WNO closes its Autumn season on an upbeat note with Rossini’s La Cenerentola, a humorous and quick-witted take on the famous fairytale of Cinderella with a fast, virtuosistic musical score, plenty of tongue-in-cheek humour, and an all-round happy ending. As entertaining as it is musically challenging, this opera put its cast to the task of keeping up with its pace while still delivering lighthearted performances. For the most part, this was achieved, and this production turned out to be entertaining, imaginative, and often outright funny.
Tara Erraught as Cinderella showed off a voice that was at its most impressive on the lower part of her register, while occasionally coming across as slightly strained on the higher notes; but it is on the lower notes that the part as written by Rossini is the strongest, and her voice proved perfectly suited to the score. Perhaps the most challenging part was that of the Prince Don Ramiro, to whom Matteo Macchioni’s performance lent a light-footed, witty personality that allowed to navigate even the trickier musical moments with grace and levity. Also worthy of note are the performances of Aoife Miskelly and Heather Lowe as the stepsisters, and Wojtek Gierlach as Alidoro, the latter coming across as particularly powerful in his moment at the centre of the stage in the first act. Fabio Capitanucci shoulders the comedic role of the Baron with a solid stage presence. Perhaps most remarkable, however, was the masterful performance of Giorgio Caoduro as Dandini, who, especially in the first act, almost always stole the scene with his impressive vocal command and delightful physical acting. His interactions with Macchioni’s Prince came across effortless and engaging, and in general the two showed a great ease in playing off each other, something truly important given the dynamics of their two characters and which made the first half of the opera all the stronger. In general, the whole cast is to be commended not only on their singing, but on their acting performances, something that can be often cast aside in opera in favour of technical perfection. This was not the case here, and it was truly a delight to see the cast engage with their characters and give away the distinct sensation that they were having as much fun with telling the tale as the audience was having in watching it. Tomáš Hanus’ direction of Rossini’s score is lively and animated, in keeping with the general tone of the work.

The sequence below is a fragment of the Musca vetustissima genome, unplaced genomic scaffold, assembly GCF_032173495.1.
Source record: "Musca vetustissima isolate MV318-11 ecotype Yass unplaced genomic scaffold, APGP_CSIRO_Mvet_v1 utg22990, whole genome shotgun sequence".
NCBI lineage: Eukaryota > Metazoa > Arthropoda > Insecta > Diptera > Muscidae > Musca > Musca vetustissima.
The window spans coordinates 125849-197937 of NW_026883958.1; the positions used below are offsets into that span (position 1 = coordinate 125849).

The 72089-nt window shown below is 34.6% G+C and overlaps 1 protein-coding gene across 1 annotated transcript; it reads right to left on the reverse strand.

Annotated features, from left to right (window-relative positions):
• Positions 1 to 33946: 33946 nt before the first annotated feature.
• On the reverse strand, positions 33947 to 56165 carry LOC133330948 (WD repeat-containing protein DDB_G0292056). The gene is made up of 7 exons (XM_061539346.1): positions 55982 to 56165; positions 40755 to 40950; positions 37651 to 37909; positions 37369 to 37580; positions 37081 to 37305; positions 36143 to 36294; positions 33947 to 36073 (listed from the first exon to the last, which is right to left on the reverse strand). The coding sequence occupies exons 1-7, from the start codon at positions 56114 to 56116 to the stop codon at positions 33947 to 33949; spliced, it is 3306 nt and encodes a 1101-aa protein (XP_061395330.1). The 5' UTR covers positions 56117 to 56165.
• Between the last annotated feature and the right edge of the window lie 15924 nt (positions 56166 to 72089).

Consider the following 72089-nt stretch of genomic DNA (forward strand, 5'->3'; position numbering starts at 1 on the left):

Aoife Miskelly and Heather Lowe
The staging took a departure with the previous austere, philological choices adopted by WNO in this Autumn season, drawing inspiration from a Baroque aesthetic mixed with pastel colours and a tad of camp. This matched perfectly the mood of the opera, and it was very interesting to see the many inventive solutions taken in terms of staging and direction to depict the various transitions and moments of the plot. The silent stage presence of masked dancers as mice, working both as a mute commentary on the action and as aides to the staging itself, was a clever way to work around the representation of some things that would otherwise have been left offstage (the moment with the Prince’s carriage riding through the storm in search of Cinderella, for instance, was remarkable for its ingenuity). The set never came across as too crowded, even when the larger props came in, and all in all it was a good example of how an alternative staging can be offered without damaging the general delivery of a work. It did help that the tale of Cinderella, by its own nature of fairytale, can be set in any time and any place – or, as in this case, in a time and place unspecified.
While the first half came across as somewhat stronger than the second, probably by virtue of its frequent comedic exchanges, the whole work was consistently entertaining, expertly delivered and certainly closes this Autumn season for the WNO on a high. It was also an excellent occasion to present on the stage an opera that is not represented as often as it would deserve to, including a different approach – lighter, wittier, more technical – to the tenor’s part than is usually popular in operas nowadays. Aside from being a truly entertaining evening, it could also be a perfect occasion to introduce older children to the opera – while still perhaps too long for the younger ones, this is a colourful, humorous, easily approachable subject that would work well as an early introduction to this art form for the younger generation.
Further performance at Wales Millennium Centre: Sunday, October 7
Images: Jane Hobson
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